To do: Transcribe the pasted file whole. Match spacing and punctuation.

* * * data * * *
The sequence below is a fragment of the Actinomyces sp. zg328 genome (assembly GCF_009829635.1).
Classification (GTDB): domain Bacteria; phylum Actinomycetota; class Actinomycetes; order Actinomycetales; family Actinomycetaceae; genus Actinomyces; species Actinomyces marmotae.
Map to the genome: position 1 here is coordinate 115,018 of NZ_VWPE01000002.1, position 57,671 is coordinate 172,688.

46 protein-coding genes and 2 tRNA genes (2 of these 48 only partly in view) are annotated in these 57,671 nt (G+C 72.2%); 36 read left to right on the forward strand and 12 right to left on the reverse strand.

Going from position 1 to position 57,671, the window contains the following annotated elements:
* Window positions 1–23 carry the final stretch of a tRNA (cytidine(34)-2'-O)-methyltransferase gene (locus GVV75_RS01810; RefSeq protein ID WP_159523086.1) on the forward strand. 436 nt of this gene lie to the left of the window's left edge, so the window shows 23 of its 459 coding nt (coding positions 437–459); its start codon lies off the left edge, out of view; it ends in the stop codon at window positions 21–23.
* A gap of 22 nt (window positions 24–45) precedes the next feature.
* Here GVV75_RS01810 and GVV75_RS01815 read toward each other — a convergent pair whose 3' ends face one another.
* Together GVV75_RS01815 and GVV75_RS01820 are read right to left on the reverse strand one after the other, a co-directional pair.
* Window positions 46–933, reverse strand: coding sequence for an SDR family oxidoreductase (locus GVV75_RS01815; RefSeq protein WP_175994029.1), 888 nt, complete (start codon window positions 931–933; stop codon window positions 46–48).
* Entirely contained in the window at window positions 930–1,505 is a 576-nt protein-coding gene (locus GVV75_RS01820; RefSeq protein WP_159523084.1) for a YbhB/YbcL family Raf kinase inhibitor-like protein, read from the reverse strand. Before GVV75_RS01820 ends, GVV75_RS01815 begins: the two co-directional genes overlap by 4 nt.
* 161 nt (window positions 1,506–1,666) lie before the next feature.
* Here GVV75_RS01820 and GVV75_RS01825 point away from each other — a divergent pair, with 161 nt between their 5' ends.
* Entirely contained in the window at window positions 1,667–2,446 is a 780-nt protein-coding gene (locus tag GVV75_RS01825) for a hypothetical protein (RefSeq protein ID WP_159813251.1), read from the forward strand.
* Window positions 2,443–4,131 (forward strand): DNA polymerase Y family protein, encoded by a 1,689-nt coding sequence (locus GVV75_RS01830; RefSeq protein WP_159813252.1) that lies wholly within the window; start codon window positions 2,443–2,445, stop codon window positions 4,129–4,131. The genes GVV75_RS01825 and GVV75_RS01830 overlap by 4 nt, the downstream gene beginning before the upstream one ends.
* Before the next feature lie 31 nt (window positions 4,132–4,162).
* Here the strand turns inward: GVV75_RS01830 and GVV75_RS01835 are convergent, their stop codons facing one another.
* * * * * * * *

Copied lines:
The sequence below is a fragment of the Actinomyces sp. zg328 genome (assembly GCF_009829635.1).
Classification (GTDB): domain Bacteria; phylum Actinomycetota; class Actinomycetes; order Actinomycetales; family Actinomycetaceae; genus Actinomyces; species Actinomyces marmotae.
Map to the genome: position 1 here is coordinate 115,018 of NZ_VWPE01000002.1, position 57,671 is coordinate 172,688.

46 protein-coding genes and 2 tRNA genes (2 of these 48 only partly in view) are annotated in these 57,671 nt (G+C 72.2%); 36 read left to right on the forward strand and 12 right to left on the reverse strand.

Going from position 1 to position 57,671, the window contains the following annotated elements:
* Window positions 1–23 carry the final stretch of a tRNA (cytidine(34)-2'-O)-methyltransferase gene (locus GVV75_RS01810; RefSeq protein ID WP_159523086.1) on the forward strand. 436 nt of this gene lie to the left of the window's left edge, so the window shows 23 of its 459 coding nt (coding positions 437–459); its start codon lies off the left edge, out of view; it ends in the stop codon at window positions 21–23.
* A gap of 22 nt (window positions 24–45) precedes the next feature.
* Here GVV75_RS01810 and GVV75_RS01815 read toward each other — a convergent pair whose 3' ends face one another.
* Together GVV75_RS01815 and GVV75_RS01820 are read right to left on the reverse strand one after the other, a co-directional pair.
* Window positions 46–933, reverse strand: coding sequence for an SDR family oxidoreductase (locus GVV75_RS01815; RefSeq protein WP_175994029.1), 888 nt, complete (start codon window positions 931–933; stop codon window positions 46–48).
* Entirely contained in the window at window positions 930–1,505 is a 576-nt protein-coding gene (locus GVV75_RS01820; RefSeq protein WP_159523084.1) for a YbhB/YbcL family Raf kinase inhibitor-like protein, read from the reverse strand. Before GVV75_RS01820 ends, GVV75_RS01815 begins: the two co-directional genes overlap by 4 nt.
* 161 nt (window positions 1,506–1,666) lie before the next feature.
* Here GVV75_RS01820 and GVV75_RS01825 point away from each other — a divergent pair, with 161 nt between their 5' ends.
* Entirely contained in the window at window positions 1,667–2,446 is a 780-nt protein-coding gene (locus tag GVV75_RS01825) for a hypothetical protein (RefSeq protein ID WP_159813251.1), read from the forward strand.
* Window positions 2,443–4,131 (forward strand): DNA polymerase Y family protein, encoded by a 1,689-nt coding sequence (locus GVV75_RS01830; RefSeq protein WP_159813252.1) that lies wholly within the window; start codon window positions 2,443–2,445, stop codon window positions 4,129–4,131. The genes GVV75_RS01825 and GVV75_RS01830 overlap by 4 nt, the downstream gene beginning before the upstream one ends.
* Before the next feature lie 31 nt (window positions 4,132–4,162).
* Here the strand turns inward: GVV75_RS01830 and GVV75_RS01835 are convergent, their stop codons facing one another.